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Iga-ryū 伊賀流 (literally “the Iga School”) is a school of ninjutsu. It became one of the two most well-known ninja schools in Japan, along with the Kōga-ryū. The Iga-ryū originated in the Iga Province in the area around the towns of Iga and Ueno (modern Iga City in Mie Prefecture). Iga-mono is a synonym for Iga ninja.

Contents

History

Since the Nara period, Iga has been the district to supply lumber to jisha (寺社 the generic term of Japanese religious construction and tribe). But in the Kamakura period, Jisha declined in influence, while shugo and jito grew dominant. Bushi rose and manor's authority was lost in Iga. Iga was divided in to local ji-samurai regions, where they continued their guerrilla war among themselves. They had known one another well, and as a consequently, they developed special war skills and tactics. The literary documents Tōdai-ji-Bunsho show "there were the lawless areas". The Kōga-ryū school of ninjutsu was founded and developed in similar way.

It was during the early Muromachi period that the people of the Iga region became effectively independent from their feudal overlords and established a kind of republic in their region. The Iga republic was called Iga Sokoku Ikki (伊賀惣国一揆) in Japanese. Iga-mono 伊賀者 (Iga-men) first appear in historical records in 1487 when the Shogun Ashikaga Yoshihisa attacked Rokkaku Takayori, the daimyo of southern Omi Province from Rokkaku clan. Both Iga and Koga ninjas fought on the side of Rokkaku, helping to successfully repel the shogun’s attack. In 1579, warlord Oda Nobunaga’s son, Oda Nobukatsu launched an attack against the Iga Republic but was defeated by local troops and ninja mustered by the people of Iga. Oda Nobunaga could not allow his family’s loss of face to a band of ninja stand unanswered. So in 1581, he launched a massive invasion of Iga, attacking from six directions with a force of 40,000 to 60,000 men, 10 to 1 odds.[1]. The Iga fought bravely but were soon reduced to holding out in two castles. However, after ruthlessly slaughtering many Iga ninja and their family members, Nobunaga declared a cease fire and allowed some of the ninja to escape. The castles were surrendered to the warlord.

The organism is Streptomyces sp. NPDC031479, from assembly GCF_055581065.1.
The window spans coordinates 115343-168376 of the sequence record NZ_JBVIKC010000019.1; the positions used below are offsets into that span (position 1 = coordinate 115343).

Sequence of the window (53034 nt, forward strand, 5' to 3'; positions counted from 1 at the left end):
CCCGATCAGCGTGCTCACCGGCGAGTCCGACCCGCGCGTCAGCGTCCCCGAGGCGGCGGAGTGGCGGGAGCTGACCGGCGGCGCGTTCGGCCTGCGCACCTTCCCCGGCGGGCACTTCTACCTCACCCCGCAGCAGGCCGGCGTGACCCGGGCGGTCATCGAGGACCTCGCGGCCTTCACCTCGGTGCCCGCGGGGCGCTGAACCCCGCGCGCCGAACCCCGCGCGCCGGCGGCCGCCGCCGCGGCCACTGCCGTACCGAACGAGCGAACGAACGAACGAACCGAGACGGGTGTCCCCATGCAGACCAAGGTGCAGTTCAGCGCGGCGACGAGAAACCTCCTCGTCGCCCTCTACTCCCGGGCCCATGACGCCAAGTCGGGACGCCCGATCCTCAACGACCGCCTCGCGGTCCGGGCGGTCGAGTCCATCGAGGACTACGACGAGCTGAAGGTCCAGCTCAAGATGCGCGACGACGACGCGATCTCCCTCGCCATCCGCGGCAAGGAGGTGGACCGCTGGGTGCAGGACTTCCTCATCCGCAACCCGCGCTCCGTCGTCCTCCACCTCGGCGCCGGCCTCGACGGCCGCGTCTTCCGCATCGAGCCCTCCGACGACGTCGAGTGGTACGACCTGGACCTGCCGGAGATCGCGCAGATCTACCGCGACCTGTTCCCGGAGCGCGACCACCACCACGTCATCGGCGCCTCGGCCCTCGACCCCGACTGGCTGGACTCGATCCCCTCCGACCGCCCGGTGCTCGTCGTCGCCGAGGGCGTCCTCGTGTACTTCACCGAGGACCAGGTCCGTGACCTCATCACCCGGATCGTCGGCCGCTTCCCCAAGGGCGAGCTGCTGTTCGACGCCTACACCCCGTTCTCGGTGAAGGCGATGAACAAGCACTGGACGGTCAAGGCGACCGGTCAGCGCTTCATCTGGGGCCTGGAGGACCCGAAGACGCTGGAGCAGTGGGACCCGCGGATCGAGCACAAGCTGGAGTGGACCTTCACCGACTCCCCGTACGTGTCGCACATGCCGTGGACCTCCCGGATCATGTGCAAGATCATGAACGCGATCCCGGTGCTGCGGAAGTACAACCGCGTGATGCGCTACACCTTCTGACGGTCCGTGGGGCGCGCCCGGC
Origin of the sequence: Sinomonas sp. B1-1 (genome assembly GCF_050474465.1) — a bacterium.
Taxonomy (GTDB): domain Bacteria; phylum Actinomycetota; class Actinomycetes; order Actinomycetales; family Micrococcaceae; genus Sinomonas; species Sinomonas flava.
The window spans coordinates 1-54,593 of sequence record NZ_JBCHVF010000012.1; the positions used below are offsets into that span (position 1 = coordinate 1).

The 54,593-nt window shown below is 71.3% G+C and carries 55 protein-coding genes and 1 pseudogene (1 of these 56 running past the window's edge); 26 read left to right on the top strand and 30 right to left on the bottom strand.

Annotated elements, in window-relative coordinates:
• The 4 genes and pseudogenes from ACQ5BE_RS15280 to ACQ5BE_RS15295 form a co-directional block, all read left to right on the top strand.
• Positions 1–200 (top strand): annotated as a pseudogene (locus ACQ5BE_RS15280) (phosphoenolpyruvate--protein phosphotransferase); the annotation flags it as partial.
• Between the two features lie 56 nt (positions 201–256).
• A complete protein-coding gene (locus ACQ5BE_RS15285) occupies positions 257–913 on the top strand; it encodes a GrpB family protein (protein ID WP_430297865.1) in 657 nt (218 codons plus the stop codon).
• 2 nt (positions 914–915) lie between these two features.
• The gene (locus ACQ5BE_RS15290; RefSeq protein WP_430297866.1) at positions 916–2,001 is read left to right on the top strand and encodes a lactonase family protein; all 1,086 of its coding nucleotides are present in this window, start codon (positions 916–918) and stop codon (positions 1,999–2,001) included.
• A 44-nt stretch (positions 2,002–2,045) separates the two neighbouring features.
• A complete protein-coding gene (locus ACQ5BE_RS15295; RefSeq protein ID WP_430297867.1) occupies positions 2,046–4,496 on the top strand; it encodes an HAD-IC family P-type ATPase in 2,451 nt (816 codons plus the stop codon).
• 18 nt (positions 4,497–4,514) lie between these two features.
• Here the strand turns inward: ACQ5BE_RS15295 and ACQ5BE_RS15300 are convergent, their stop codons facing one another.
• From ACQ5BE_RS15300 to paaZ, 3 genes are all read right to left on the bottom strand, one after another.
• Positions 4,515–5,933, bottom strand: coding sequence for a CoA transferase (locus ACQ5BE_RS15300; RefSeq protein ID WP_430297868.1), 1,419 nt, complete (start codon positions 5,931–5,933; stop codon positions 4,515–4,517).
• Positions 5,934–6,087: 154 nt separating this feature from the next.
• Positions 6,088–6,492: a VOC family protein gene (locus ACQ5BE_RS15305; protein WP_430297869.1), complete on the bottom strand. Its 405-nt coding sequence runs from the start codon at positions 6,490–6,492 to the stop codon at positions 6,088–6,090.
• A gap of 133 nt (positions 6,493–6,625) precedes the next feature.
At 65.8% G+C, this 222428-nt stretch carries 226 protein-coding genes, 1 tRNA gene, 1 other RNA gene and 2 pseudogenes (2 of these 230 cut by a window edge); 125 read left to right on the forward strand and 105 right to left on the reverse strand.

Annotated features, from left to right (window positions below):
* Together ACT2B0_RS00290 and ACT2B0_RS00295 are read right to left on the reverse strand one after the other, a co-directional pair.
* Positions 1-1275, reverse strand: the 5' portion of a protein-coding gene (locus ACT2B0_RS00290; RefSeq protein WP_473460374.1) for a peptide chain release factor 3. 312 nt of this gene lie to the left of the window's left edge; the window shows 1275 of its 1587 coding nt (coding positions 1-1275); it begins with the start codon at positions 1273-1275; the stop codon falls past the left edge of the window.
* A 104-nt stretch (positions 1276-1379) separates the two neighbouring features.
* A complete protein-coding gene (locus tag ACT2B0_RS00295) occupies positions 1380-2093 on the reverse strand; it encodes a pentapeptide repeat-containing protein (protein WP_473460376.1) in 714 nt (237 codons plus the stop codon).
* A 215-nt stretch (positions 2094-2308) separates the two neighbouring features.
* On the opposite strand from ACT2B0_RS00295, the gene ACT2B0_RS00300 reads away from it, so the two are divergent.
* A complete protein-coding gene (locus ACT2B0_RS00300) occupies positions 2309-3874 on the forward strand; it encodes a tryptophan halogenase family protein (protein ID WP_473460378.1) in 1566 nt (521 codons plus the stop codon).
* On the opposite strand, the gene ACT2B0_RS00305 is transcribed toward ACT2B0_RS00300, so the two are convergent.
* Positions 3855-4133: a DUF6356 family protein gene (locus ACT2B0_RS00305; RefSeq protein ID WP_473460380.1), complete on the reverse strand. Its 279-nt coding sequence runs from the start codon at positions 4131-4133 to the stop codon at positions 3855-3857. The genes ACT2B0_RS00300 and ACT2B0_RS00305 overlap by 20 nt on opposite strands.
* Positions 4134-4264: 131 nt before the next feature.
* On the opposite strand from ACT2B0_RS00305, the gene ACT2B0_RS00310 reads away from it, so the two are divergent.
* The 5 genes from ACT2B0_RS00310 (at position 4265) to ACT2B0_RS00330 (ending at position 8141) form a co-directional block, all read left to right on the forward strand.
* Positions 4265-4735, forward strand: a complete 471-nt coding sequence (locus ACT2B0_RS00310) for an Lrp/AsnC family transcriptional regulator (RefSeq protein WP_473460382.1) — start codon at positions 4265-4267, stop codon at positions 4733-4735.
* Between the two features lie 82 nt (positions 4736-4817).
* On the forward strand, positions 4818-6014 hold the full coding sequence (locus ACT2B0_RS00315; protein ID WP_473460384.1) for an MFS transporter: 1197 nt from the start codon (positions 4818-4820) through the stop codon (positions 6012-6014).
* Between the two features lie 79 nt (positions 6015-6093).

In 1582, during the turmoil following Oda Nobunaga’s death, the Iga ninja Hattori Hanzo offered the future shogun Tokugawa Ieyasu an escape route which passed through Kōga and Iga regions to enable his return to the province of Mikawa. Ieyasu, when he became the shogun, employed ninja to guard the Edo Castle, the headquarters of Tokugawa shogunate. He settled 200 men from the Iga-ryū in the Yotsuya neighbourhood of Edo (Tokyo). Iga men were employed to guard key gates of the castle and were used as intelligence agents for the Shoguns. The west gate of Edo Castle is called Hanzo's Gate because the residence of the Hattori clan was near the gate.

Hattori Hanzo’s son, Hattori Masanari was commander of the Iga guards at Edo Castle but he proved to be a less successful leader than his father when, in 1606, the Iga men rebelled against him due to harsh treatment. The Iga ninja continued to be employed by the Tokugawa clan shoguns until Tokugawa Yoshimune (ruled 1716-1745) dismissed all ninja from intelligence work and replaced them with people from his local Kii Province.

Organization

Members of the Iga school of ninja were trained in disguise, escape, concealment, explosives, medicines and poisons. They were trained in techniques of unarmed combat and in the use of various weapons such as shuriken and ninjatō swords. The ninja used scaling hooks for climbing and supposedly used special "water-walking shoes" (displayed at the Iga-ryu Ninja Museum).

The ninja of the Iga-ryū were divided into three classes: high ninjas (Jonin), middle ninjas (Chunin) and low ninjas (Genin).

See also

References

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